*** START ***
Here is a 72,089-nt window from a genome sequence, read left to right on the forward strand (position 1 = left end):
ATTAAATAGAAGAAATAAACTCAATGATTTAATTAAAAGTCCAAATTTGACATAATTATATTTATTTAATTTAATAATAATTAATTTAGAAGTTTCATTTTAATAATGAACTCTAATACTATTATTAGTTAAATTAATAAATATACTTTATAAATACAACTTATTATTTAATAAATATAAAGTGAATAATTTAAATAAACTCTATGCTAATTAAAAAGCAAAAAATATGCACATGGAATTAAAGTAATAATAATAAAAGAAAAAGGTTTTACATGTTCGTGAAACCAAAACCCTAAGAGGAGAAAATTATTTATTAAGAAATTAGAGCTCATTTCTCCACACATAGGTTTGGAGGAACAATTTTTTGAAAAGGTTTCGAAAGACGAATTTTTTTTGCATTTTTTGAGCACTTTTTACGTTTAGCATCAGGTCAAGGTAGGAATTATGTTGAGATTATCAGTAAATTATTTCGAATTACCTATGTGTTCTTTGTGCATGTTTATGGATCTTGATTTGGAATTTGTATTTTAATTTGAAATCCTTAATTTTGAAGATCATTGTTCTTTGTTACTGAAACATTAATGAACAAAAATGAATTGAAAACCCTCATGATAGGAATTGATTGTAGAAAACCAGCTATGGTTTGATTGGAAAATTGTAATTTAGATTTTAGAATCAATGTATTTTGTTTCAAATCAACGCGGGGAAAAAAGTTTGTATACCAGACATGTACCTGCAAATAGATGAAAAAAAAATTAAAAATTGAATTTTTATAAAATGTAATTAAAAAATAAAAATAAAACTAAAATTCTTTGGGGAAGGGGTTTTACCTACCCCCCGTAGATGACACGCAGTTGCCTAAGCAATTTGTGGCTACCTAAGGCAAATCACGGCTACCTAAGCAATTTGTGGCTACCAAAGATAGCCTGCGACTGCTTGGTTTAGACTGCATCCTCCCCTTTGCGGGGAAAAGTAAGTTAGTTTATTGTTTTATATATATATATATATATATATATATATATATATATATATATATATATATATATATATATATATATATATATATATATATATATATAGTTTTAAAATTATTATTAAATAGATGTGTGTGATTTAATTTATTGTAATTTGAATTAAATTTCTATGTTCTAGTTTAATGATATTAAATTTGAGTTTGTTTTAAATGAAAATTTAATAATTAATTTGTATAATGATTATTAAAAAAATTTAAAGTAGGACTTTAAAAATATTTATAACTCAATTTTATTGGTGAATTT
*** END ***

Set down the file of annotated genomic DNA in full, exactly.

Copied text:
Here is a 72,089-nt window from a genome sequence, read left to right on the forward strand (position 1 = left end):
ATTAAATAGAAGAAATAAACTCAATGATTTAATTAAAAGTCCAAATTTGACATAATTATATTTATTTAATTTAATAATAATTAATTTAGAAGTTTCATTTTAATAATGAACTCTAATACTATTATTAGTTAAATTAATAAATATACTTTATAAATACAACTTATTATTTAATAAATATAAAGTGAATAATTTAAATAAACTCTATGCTAATTAAAAAGCAAAAAATATGCACATGGAATTAAAGTAATAATAATAAAAGAAAAAGGTTTTACATGTTCGTGAAACCAAAACCCTAAGAGGAGAAAATTATTTATTAAGAAATTAGAGCTCATTTCTCCACACATAGGTTTGGAGGAACAATTTTTTGAAAAGGTTTCGAAAGACGAATTTTTTTTGCATTTTTTGAGCACTTTTTACGTTTAGCATCAGGTCAAGGTAGGAATTATGTTGAGATTATCAGTAAATTATTTCGAATTACCTATGTGTTCTTTGTGCATGTTTATGGATCTTGATTTGGAATTTGTATTTTAATTTGAAATCCTTAATTTTGAAGATCATTGTTCTTTGTTACTGAAACATTAATGAACAAAAATGAATTGAAAACCCTCATGATAGGAATTGATTGTAGAAAACCAGCTATGGTTTGATTGGAAAATTGTAATTTAGATTTTAGAATCAATGTATTTTGTTTCAAATCAACGCGGGGAAAAAAGTTTGTATACCAGACATGTACCTGCAAATAGATGAAAAAAAAATTAAAAATTGAATTTTTATAAAATGTAATTAAAAAATAAAAATAAAACTAAAATTCTTTGGGGAAGGGGTTTTACCTACCCCCCGTAGATGACACGCAGTTGCCTAAGCAATTTGTGGCTACCTAAGGCAAATCACGGCTACCTAAGCAATTTGTGGCTACCAAAGATAGCCTGCGACTGCTTGGTTTAGACTGCATCCTCCCCTTTGCGGGGAAAAGTAAGTTAGTTTATTGTTTTATATATATATATATATATATATATATATATATATATATATATATATATATATATATATATATATATATATATATATATATATATATAGTTTTAAAATTATTATTAAATAGATGTGTGTGATTTAATTTATTGTAATTTGAATTAAATTTCTATGTTCTAGTTTAATGATATTAAATTTGAGTTTGTTTTAAATGAAAATTTAATAATTAATTTGTATAATGATTATTAAAAAAATTTAAAGTAGGACTTTAAAAATATTTATAACTCAATTTTATTGGTGAATTT